In the wake of media coverage of Fr. James Radloff's recent highly public departure from the Roman Catholic Church to seek incardination into the Evangelical Catholic Church as an active priest, the little known denomination had received 80 inquiries from former and current Catholic priests about reaffiliation as of May 6.
According to ECC spokesman William Morton, ECC Bishop James Wilkowski also “has in hand 19 inquiries from Roman Catholic women who have earned their Masters of Divinity Degrees and are considering their options with us.”
Formed in 1997, the ECC allows single or married male and female deacons, priests and bishops; grants "marital dissolution"; encourages divorced or remarried Catholics to return to "the full sacramental life of Catholicism"; recognizes same-sex marriages; and accepts birth control.
“The church has received 78 inquiries from priests from the U.S. and two from Australia who are currently in the same state of ecclesial limbo as Fathers Radloff and (David) Verhasselt had previously found themselves in” who want to discuss “continuing their vocations with the Evangelical Catholic Church,” Morton wrote in a May 8 e-mail.
Nine of the men left active priesthood to marry “and would now like to return to sacramental ministry,” Morton said.
Verhasselt was a priest of the Milwaukee Archdiocese. He moved to the ECC in 2012 after a prolonged ordeal with the archdiocese over an alleged unintentional violation of the seal of confession, which he denies. Radloff consulted with Verhasselt prior to announcing his own change of churches.
Radloff's departure followed a year-long stand-off between the cleric and Baker, Ore., diocese Bishop Liam Cary. Events included Cary's canonical removal of Radloff as pastor of St. Francis of Assisi Parish in Bend, Ore., on Oct. 1, 2013, leading to uproar in the parish; Radloff's appeal of that decision later that month to the Vatican; the Jan. 31 denial of the appeal by the Congregation for Clergy; Radloff's announcement April 22 that he was leaving the Roman Catholic Church for the ECC; an April 25 open letter on the diocesan website by Cary encouraging Radloff to return to the Catholic church; and Radloff recently filing a demand order to have contests of his diocesan personnel file turned over to him.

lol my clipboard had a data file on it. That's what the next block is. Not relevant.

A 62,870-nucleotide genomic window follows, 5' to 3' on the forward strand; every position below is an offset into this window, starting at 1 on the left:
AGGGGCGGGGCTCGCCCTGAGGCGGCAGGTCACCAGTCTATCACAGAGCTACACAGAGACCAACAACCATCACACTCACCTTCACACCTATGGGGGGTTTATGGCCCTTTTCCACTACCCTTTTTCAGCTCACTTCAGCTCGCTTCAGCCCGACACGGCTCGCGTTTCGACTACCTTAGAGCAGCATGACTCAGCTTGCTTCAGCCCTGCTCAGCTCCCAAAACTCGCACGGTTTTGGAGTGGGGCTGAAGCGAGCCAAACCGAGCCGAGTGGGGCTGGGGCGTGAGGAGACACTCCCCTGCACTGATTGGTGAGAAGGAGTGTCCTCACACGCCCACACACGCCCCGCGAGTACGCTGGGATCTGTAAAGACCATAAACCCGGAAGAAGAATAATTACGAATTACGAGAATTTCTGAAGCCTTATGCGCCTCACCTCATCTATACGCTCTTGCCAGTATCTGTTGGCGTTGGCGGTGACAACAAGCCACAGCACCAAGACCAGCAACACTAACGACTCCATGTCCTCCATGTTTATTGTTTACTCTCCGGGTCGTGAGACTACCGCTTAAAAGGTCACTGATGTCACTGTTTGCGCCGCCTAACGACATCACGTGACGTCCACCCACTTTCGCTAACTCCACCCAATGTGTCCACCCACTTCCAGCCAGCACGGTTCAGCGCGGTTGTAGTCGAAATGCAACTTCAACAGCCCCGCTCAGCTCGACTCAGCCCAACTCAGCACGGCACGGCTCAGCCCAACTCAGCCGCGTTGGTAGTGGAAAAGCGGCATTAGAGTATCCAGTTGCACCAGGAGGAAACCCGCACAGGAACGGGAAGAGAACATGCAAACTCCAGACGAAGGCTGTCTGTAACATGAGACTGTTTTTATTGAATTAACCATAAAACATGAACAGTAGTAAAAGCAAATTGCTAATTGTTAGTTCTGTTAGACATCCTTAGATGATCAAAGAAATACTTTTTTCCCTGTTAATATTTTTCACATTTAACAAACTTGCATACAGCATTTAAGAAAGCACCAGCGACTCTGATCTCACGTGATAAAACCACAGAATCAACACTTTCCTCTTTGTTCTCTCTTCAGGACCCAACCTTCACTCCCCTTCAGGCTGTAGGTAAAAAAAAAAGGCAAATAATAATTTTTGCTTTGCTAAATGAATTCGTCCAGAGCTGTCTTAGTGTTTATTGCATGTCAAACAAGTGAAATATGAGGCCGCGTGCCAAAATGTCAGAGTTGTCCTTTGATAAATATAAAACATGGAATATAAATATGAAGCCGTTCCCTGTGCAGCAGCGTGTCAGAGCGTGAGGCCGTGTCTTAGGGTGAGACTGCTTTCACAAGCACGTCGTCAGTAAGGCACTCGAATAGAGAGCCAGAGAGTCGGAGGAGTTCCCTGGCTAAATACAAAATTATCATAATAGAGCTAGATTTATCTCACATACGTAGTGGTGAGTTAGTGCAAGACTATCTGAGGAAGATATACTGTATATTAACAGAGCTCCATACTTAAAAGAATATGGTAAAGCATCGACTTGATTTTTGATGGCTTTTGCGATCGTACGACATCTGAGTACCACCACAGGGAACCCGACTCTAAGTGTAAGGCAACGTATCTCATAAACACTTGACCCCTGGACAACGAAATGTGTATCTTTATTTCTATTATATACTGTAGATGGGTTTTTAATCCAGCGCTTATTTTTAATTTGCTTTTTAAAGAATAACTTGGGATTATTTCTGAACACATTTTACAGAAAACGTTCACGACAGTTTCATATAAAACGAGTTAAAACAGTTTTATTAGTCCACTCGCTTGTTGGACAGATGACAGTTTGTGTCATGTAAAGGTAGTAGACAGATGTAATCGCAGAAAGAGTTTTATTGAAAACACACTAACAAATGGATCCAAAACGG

The latest is a 1,300-word open letter posted on Radloff’s Facebook page May 8 in which Radloff thanks supporters, expresses dedication to priestly ministry, and answers three questions that are among “questions that deserve clarification”: why he decided to move to the ECC, why he rejected Cary's appeal to return, and why launching a new church in Bend should not be considered “vindictive.”
Ordained 20 years, Radloff lived most of the past year in Chicago with his mother without permission to exercise priestly functions, although the diocese maintained that he was a priest in good standing. At the time of removing Radloff as pastor, Cary praised the priest's work at the parish and said Radloff had done nothing illegal.
However, Cary has been steadfast in refusal to reveal the reasons for the ouster. Radloff and his canon lawyer, Fr. Thomas Faucher of Boise, Idaho, were required to sign a confidentiality agreement to be allowed to see the allegations.
Part of Radloff's appeal to the Vatican was to be permitted to make the reasons public.
In a May 8 email, Radloff said the Baker Diocese's attorney has refused to release the personnel documents. “If he does not turn them over I will not be safe in sharing the accusations ... out of concern that Bishop Cary will take legal action against me.”
“What I can say, however, is that the allegations have nothing to do with abuse or illegal conduct. On this point even Bishop Cary agrees,” Radloff wrote.
Wilkowski heads the ECC's Diocese of the Northwest which encompasses Washington, Oregon, Idaho, Montana, Wyoming, North and South Dakota, Nebraska, Minnesota, Missouri, Iowa, Wisconsin, Illinois, Indiana, Michigan and Alaska. The diocese is one of four in the U.S. There is also the diocese of Ireland “that encompasses the Western Province of Europe,” states the ECC website.
The ECC worldwide membership stands at about 1,500 members, Morton said.
Although not under the jurisdiction of Rome, the ECC "is a consecrated Catholic Church with verifiable apostolic succession that most especially shares with the faithful valid sacraments," Radloff wrote in an April 22 letter officially announcing his move.
[Dan Morris-Young is an NCR West Coast correspondent. His email address is email@example.com.]
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